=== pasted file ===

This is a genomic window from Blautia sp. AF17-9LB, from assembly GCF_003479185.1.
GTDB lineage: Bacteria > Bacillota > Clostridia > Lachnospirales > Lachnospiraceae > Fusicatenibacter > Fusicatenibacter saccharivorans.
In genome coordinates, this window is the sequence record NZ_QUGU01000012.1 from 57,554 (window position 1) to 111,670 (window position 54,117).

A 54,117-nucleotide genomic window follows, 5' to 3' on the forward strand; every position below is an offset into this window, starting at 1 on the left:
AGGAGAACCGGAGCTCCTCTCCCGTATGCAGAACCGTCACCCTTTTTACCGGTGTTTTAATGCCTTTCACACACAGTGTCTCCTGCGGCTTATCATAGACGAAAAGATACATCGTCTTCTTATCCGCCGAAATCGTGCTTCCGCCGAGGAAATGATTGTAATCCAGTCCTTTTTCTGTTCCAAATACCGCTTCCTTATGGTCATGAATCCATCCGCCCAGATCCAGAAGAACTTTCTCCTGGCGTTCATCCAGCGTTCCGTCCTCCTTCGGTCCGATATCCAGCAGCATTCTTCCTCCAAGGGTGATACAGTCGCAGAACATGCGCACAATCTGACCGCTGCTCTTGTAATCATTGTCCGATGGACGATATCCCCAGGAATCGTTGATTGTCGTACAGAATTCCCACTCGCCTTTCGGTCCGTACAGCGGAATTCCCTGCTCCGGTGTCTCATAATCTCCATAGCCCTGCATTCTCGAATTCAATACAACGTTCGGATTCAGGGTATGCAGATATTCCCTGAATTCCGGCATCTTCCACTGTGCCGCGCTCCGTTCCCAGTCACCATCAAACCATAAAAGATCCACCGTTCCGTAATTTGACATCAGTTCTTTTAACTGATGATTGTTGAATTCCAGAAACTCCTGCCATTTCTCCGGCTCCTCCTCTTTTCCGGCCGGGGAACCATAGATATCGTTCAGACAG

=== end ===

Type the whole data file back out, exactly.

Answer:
This is a genomic window from Blautia sp. AF17-9LB, from assembly GCF_003479185.1.
GTDB lineage: Bacteria > Bacillota > Clostridia > Lachnospirales > Lachnospiraceae > Fusicatenibacter > Fusicatenibacter saccharivorans.
In genome coordinates, this window is the sequence record NZ_QUGU01000012.1 from 57,554 (window position 1) to 111,670 (window position 54,117).

A 54,117-nucleotide genomic window follows, 5' to 3' on the forward strand; every position below is an offset into this window, starting at 1 on the left:
AGGAGAACCGGAGCTCCTCTCCCGTATGCAGAACCGTCACCCTTTTTACCGGTGTTTTAATGCCTTTCACACACAGTGTCTCCTGCGGCTTATCATAGACGAAAAGATACATCGTCTTCTTATCCGCCGAAATCGTGCTTCCGCCGAGGAAATGATTGTAATCCAGTCCTTTTTCTGTTCCAAATACCGCTTCCTTATGGTCATGAATCCATCCGCCCAGATCCAGAAGAACTTTCTCCTGGCGTTCATCCAGCGTTCCGTCCTCCTTCGGTCCGATATCCAGCAGCATTCTTCCTCCAAGGGTGATACAGTCGCAGAACATGCGCACAATCTGACCGCTGCTCTTGTAATCATTGTCCGATGGACGATATCCCCAGGAATCGTTGATTGTCGTACAGAATTCCCACTCGCCTTTCGGTCCGTACAGCGGAATTCCCTGCTCCGGTGTCTCATAATCTCCATAGCCCTGCATTCTCGAATTCAATACAACGTTCGGATTCAGGGTATGCAGATATTCCCTGAATTCCGGCATCTTCCACTGTGCCGCGCTCCGTTCCCAGTCACCATCAAACCATAAAAGATCCACCGTTCCGTAATTTGACATCAGTTCTTTTAACTGATGATTGTTGAATTCCAGAAACTCCTGCCATTTCTCCGGCTCCTCCTCTTTTCCGGCCGGGGAACCATAGATATCGTTCAGACAG